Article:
Swiss butchers are in a lather over the fate of one of Switzerland’s favourite sausages: the cervelat. The government apparently hasn’t had the guts to take on the European Union over an import ban on one of its main ingredients – zebu intestines from Brazil. There are still enough of these natural casings to keep on making the sausage for a few more months, but after that the Swiss could be facing an untimely demise of a national institution – or at least a shortage during Euro 2008 – at the hands of the health inspectors.
Chocoholics rejoice and make your’s a dark one: researchers at Zurich University have published results from a study that show that dark chocolate doesn’t just taste good or boost your morale. It can also be beneficial for blood flow. Forty grammes of chocolate with at least 70 per cent cocoa content have measurable effects two hours after being eaten. It apparently induces dilatation of heart blood vessels, improves their function and decreases platelet adhesion, responsible for blood clots. The researchers believe this is all due to the large proportion of antioxidants (flavonoids) found in darker chocolate, although these antioxidant virtues are contested by other scientists. With this kind of news, cocoa and chocolate could going up more than expected next year, and chocolate might end up being branded a health food.
Foodies have been gathering in the Swiss town of Bulle for the past five days. Their aim was to sample as much quality and innovative produce from all over the country, including the usual suspects – wine, cheese and chocolate – presented at the eighth Salon des Goûts et Terroirs. One intrepid reporter risked life, limb and liver to bring back this story as well as a bag full of goodies. His colleagues are still asking him where they all disappeared… The journalist, a very unreasonable and selfish character, has so far refused to reveal his stash.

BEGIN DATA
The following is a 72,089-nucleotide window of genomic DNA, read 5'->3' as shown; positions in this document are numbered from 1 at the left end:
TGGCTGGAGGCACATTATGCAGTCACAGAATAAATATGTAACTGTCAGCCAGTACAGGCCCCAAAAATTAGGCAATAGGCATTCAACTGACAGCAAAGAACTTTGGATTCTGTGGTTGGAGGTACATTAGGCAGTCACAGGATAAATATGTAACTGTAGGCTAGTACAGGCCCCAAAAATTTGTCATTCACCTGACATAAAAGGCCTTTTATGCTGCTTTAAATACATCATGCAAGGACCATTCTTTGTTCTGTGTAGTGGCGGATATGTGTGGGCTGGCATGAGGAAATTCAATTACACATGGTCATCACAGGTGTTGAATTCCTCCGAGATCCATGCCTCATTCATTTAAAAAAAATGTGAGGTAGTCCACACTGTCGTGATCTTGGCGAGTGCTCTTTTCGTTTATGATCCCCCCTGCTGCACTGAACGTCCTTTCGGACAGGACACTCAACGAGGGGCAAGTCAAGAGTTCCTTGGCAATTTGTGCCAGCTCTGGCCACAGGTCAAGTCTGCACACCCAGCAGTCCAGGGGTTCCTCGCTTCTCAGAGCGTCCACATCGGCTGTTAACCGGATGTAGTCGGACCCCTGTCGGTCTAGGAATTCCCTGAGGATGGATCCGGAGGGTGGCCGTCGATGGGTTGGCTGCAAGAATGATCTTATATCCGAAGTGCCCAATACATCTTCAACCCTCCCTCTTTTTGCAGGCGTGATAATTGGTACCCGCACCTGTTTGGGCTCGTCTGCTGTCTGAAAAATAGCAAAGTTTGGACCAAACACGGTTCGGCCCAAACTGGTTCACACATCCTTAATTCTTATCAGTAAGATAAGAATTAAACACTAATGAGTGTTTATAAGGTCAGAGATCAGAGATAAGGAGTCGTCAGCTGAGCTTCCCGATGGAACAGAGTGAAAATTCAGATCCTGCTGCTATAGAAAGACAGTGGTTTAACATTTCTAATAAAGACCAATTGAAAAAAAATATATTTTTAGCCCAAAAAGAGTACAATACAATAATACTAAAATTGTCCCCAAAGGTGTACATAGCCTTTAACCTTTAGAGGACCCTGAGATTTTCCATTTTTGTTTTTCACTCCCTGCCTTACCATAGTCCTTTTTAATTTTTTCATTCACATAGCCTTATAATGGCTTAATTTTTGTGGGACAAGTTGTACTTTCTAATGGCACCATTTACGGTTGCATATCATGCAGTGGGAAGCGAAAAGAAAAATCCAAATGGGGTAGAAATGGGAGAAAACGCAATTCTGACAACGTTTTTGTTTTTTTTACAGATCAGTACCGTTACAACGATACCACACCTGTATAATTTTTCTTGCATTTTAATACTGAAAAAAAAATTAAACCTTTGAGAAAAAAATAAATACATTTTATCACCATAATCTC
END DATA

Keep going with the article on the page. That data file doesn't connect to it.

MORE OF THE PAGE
If you have worked up an appetite after reading this, here are a few additional videos on traditional Swiss fare to calm those hunger pangs:
If that craving for your favourite Swiss chocolate sometimes feels like it is coming from deep in your gut, there is a good reason for it. A small study in the Journal of Proteome Research links the type of bacteria living in people’s digestive system to a desire for chocolate. Everyone has a vast community of microbes in their guts. But people who crave daily chocolate show signs of having different colonies of bacteria than people who are immune to chocolate’s allure. The research was carried out at Nestlé’s Research Centre near Lausanne and Imperial College London.
And if you are still craving some chocolate, here’s a video to help satisfy that desire: